The decision below that Mr. Peters was ineligible to the municipal clerkship because of the increase of the salary was influenced by the view of the court that the increase was virtually directed by the statute passed during his legislative term. Unless such an effect is attributable to the statute, the action of the municipal authorities in augmenting the salary would not, within the spirit and purpose of the Constitution, render ineligible to the office of clerk a legislator who participated in the passage of the act. It was the obvious intent of the Constitutional provision we have quoted to protect the members of the Legislature from the influence, upon their judgment and conduct, of any personal interest in the creation of new offices or the increase of the salaries or emoluments of any offices previously created. When the provision referred to was under discussion in the Constitutional Convention of 1864, Mr. Stockbridge, in proposing an amendment which would have reduced the section to its present form by eliminating a clause relating to executive or legislative appointments, said:
"I submit this amendment under the belief that this section, as it will stand if so amended, will be sufficiently broad to cover the evil at which the restriction or prohibition upon the members of the General Assembly is aimed. It will prohibit any person, being a member of either branch of the General Assembly, from legislating to create any office, or to increase the salaries or profits of any office, in order that he may be benefited by it; while it will not restrain the Executive from appointing a man to a position for which he may happen to be particularly qualified, and which may have previously existed, in which a vacancy may have occurred."
In the discussion of a provision of the same nature in the Constitution of the United States, it is said in Story on the Constitution, section 867: "The reason for excluding persons from offices who have been concerned in creating them or increasing their emoluments, is to take away, as far as possible, any improper bias in the vote of the representative and to secure to the constituents some solemn pledge of his disinterestness." Construing such a provision in the constitution of Wisconsin, the Supreme Court of that state said that it had the effect of "forbidding the election or appointment of members of the legislature to offices created or rendered more lucrative by themselves during the term for which they were elected such members." State v. Boyd, 21 Wis. 210.
The ineligibility to which the Constitution refers, in the section cited, was evidently designed to be produced only by action in which the legislators to be affected by the provision could have participated. If the Legislature of which they were members made no provision for the creation of an office, or the increase of the salary of one, with respect to which their eligibility might be questioned, there would be no reason to apply to them the constitutional disqualification.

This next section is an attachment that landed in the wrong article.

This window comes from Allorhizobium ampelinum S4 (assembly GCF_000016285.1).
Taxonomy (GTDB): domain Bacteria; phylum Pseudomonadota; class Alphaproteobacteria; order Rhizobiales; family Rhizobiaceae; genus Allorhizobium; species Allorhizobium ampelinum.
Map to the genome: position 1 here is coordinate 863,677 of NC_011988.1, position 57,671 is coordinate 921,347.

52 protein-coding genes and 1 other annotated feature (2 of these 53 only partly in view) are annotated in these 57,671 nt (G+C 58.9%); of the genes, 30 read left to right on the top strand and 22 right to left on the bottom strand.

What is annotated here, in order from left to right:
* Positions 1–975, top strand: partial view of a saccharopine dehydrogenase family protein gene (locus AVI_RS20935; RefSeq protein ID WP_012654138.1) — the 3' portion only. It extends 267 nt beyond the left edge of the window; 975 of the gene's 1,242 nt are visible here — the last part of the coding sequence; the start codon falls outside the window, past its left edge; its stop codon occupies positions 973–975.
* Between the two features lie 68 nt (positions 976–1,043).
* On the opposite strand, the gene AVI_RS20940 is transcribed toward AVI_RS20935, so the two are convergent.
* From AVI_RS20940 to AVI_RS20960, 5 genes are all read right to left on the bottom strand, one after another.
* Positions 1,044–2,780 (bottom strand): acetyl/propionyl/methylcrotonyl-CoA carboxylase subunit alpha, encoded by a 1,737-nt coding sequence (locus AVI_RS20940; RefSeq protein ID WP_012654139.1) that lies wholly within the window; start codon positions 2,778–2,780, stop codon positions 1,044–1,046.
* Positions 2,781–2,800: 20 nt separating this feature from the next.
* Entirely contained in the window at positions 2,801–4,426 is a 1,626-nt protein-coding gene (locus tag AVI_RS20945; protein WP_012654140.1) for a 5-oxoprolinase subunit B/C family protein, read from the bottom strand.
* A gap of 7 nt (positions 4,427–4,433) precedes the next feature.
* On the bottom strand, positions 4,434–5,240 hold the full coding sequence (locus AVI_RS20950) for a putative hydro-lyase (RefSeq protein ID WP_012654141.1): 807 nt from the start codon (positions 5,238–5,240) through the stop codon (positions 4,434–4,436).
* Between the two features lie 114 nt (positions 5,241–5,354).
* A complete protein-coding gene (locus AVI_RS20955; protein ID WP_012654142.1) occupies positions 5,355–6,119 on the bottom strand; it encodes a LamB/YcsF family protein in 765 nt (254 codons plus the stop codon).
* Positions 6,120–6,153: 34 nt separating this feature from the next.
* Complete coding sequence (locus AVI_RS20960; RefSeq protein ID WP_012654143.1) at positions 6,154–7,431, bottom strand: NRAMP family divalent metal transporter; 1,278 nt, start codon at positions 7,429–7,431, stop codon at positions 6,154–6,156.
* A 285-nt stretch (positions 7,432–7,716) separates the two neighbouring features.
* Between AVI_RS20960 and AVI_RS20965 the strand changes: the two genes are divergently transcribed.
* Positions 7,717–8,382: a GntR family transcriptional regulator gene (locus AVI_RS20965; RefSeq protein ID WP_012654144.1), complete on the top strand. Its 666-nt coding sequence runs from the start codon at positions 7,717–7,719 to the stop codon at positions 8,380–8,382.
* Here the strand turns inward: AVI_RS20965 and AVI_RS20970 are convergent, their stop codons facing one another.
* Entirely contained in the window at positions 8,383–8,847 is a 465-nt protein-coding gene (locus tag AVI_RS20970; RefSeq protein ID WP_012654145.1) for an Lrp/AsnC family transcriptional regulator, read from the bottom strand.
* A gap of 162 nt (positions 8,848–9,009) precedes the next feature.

The view just expressed was also adopted by the lower court, but in its conclusion that the salary of the office under consideration was, in effect, increased by the Act of 1922, we are unable to concur. That act, in our opinion, did not invest the Mayor and Commissioners of Westernport with any broader power in regard to the clerk's compensation than they previously possessed under the municipal charter. By the unamended provision which we have already quoted they were directed to allow the clerk such compensation for his services as they considered proper, and an increase of salary equivalent to that with which this case is concerned might have been provided under that prior delegation of authority. The Act of 1922 did not direct that the salary of the office should be increased, but simply provided that the Mayor and Commissioners "shall fix the rate of compensation" which the clerk is to receive. In the exercise of the discretion involved in the performance of that duty the Mayor and Commissioners might have reduced the amount of the compensation. The increase of the salary was certainly not a necessary consequence of the enactment of the statute on account of which this proceeding was instituted.
There is a presumption in favor of the eligibility of one who has been elected or appointed to a public office. 22 R.C.L. 400. Before his removal can be compelled by mandamus his constitutional or statutory disqualification should be clearly apparent. In this case the alleged ineligibility is not sufficiently demonstrated to require us to declare the appointment invalid. It will, therefore, be necessary to reverse the order for the writ of mandamus which directed the office to be vacated.
Order reversed, with costs, and petition for mandamus dismissed.